Buckwheat bread is a great raw vegan staple food. It’s one of those things you can make in bulk then keep for whenever you need a quick tasty snack. Buckwheat is very high in nutrients and very low in price, so it’s a real store cupboard essential for when you’re on a budget.
Not quite a cereal, buckwheat is a sort of wanna-be grain that’s related to rhubarb and sorrel. Gluten-free and a good source of high quality plant-based protein, it’s an excellent grain substitute for people who want to avoid gluten.
Quite bland in flavour, once soaked and sprouted it lends itself just as well to sweet dishes as it does to savoury, so there’s no end of combinations you can try with it: porridge, pancakes, crackers, or just throw some into your smoothie.
Buckwheat side-effects and how to minimise them
Even though buckwheat is not a grain, it does have the same protective mechanisms that all up and coming baby seeds have – ie antinutrients such as leptin and phytates (it basically isn’t all that keen on being eaten).
Buckwheat in particular also contains fagopyrins which can cause allergic reactions when consumed in large quantites. So it’s a good idea not to go over the top in your consumption of them. However, there are some good workarounds when it comes to minimising antinutrients, such as sprouting them, and also adding in a fermentation element.
This recipe includes both sprouting and fermentation, so it’s one of my favourite ways to eat buckwheat.
How to sprout buckwheat
Buckwheat will sprout really easily as long as you have a good quality supply of seeds. Just soak the seeds in a jar of water over night then drain them the next day (they will be quite slimy… this is due to the formation of mucilage during the soaking and sprouting process – yes, not the most appetising-sounding thing in the world, but it’s quite good really).
Rinse and drain twice daily for about three or four days; until you see some little tails poking out, then it’s ready to be transformed into… well, whatever you want really! You can use sprouting trays to make the process a little less fuss.
This buckwheat bread recipe is transformed into pretty pink deliciousness by the addition of fermented beetroot. It also really pumps up the nutrition factor with lovely live probiotics, so it’s all good.
How to ferment beetroot
My basic guide to fermenting any kind of veggies: chop them up, chuck them in a glass jar, fill the jar with salty water, put the lid on, and ignore them for a bit. It’s pretty slap-dash, but that’s really all there is to it.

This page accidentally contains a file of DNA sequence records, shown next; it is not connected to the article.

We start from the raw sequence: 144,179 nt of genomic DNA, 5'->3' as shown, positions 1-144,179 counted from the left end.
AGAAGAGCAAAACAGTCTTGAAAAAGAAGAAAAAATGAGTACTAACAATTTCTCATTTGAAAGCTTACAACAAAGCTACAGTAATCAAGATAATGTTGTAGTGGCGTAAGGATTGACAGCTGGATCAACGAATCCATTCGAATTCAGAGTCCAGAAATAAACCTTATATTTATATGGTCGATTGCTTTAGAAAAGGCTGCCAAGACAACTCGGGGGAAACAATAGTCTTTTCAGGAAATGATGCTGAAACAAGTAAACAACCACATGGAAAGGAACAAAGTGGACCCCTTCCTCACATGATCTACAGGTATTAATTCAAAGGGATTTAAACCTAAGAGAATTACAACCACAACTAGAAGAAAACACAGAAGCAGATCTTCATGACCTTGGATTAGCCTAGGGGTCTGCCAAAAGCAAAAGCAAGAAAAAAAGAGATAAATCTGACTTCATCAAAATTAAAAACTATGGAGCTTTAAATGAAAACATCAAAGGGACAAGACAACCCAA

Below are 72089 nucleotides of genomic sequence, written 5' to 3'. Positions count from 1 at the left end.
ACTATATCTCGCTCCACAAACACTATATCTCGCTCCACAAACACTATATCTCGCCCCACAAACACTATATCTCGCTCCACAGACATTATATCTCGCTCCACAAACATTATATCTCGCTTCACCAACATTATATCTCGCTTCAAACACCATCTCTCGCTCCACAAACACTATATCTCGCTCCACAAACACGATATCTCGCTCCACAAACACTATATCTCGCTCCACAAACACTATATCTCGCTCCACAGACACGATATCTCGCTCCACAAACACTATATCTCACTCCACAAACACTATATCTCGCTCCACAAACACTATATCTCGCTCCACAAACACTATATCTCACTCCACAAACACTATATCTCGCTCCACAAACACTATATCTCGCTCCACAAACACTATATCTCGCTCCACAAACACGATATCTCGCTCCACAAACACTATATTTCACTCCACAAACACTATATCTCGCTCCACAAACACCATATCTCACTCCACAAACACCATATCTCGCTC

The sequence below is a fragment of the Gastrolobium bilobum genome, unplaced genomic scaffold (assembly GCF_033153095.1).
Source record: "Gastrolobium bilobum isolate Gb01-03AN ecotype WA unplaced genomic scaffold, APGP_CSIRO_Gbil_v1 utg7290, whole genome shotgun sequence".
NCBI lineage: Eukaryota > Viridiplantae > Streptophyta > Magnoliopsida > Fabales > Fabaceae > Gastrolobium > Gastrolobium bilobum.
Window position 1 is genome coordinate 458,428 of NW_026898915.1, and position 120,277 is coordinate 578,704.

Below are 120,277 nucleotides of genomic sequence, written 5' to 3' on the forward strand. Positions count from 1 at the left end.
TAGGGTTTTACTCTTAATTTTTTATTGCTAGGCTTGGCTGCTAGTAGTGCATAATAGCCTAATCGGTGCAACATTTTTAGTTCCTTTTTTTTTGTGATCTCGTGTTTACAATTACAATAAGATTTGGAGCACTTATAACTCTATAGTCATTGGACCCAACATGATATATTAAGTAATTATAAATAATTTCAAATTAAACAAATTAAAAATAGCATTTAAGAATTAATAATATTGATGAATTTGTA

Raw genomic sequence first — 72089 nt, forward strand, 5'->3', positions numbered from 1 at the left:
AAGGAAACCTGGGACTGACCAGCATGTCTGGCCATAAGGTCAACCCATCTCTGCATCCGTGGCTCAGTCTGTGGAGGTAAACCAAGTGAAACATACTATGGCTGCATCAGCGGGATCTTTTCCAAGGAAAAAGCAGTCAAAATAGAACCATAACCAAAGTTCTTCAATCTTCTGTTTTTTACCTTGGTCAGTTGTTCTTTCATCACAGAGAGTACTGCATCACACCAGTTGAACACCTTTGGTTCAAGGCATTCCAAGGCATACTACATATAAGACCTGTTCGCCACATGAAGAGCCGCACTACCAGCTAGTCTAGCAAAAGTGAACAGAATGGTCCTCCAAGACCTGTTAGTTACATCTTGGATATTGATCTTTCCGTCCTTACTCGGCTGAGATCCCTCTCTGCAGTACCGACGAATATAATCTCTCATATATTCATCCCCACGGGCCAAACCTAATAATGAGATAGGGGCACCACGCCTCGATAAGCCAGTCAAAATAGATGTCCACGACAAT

Ok – there’s LOADS more to it. There’s whole books written about the subject, including this excellent one: https://www.amazon.co.uk/Art-Fermentation-depth-Exploration-Essential/dp/160358286X
Funny enough, one of my next blogs was going to be all about fermentation, but then my esteemed pal Patrick Queen beat me to it. He’s done a much better job than I would have done, so I’ll take the lazy option and just link to his one instead. See the master at work: https://www.euphonichealth.com/recipes/2018/3/4/saerkreut
So here’s my recipe for buckwheat bread. You can substitute different seeds and add different veggies etc. Just play around with it because there’s really no limit to what you can do with buckwheat. Ok there probably is quite a limit. It can’t make you invisible, for instance.
Pink Buckwheat Bread
2 cups sprouted buckwheat
1 cup flax seeds (soaked overnight)
1 cup sunflower sprouts (sprout the sunflower seeds for two or three days, in the same way as you would the buckwheat)
1 cup fermented beetroot
Process all ingredients using a food processor (add a little lemon juice or water if necessary), then spread the mixture on dehydrating trays. Dehydrate for a few hours until the ‘bread’ starts to look a little firm. Score some lines across it (for ease of breaking into shapes later), then turn over and dehydrate for another hour or so. If you don’t have a dehydrator you can use a cool oven with the door a little ajar.
I want to experiment this year with planting buckwheat out and see if I can grow some buckwheat flowers, as they are much-loved by bees. And I’m all about keeping the bees happy.
Have you had any success with growing buckwheat plants? Let me know in the comments below, I’d be happy to get some tips!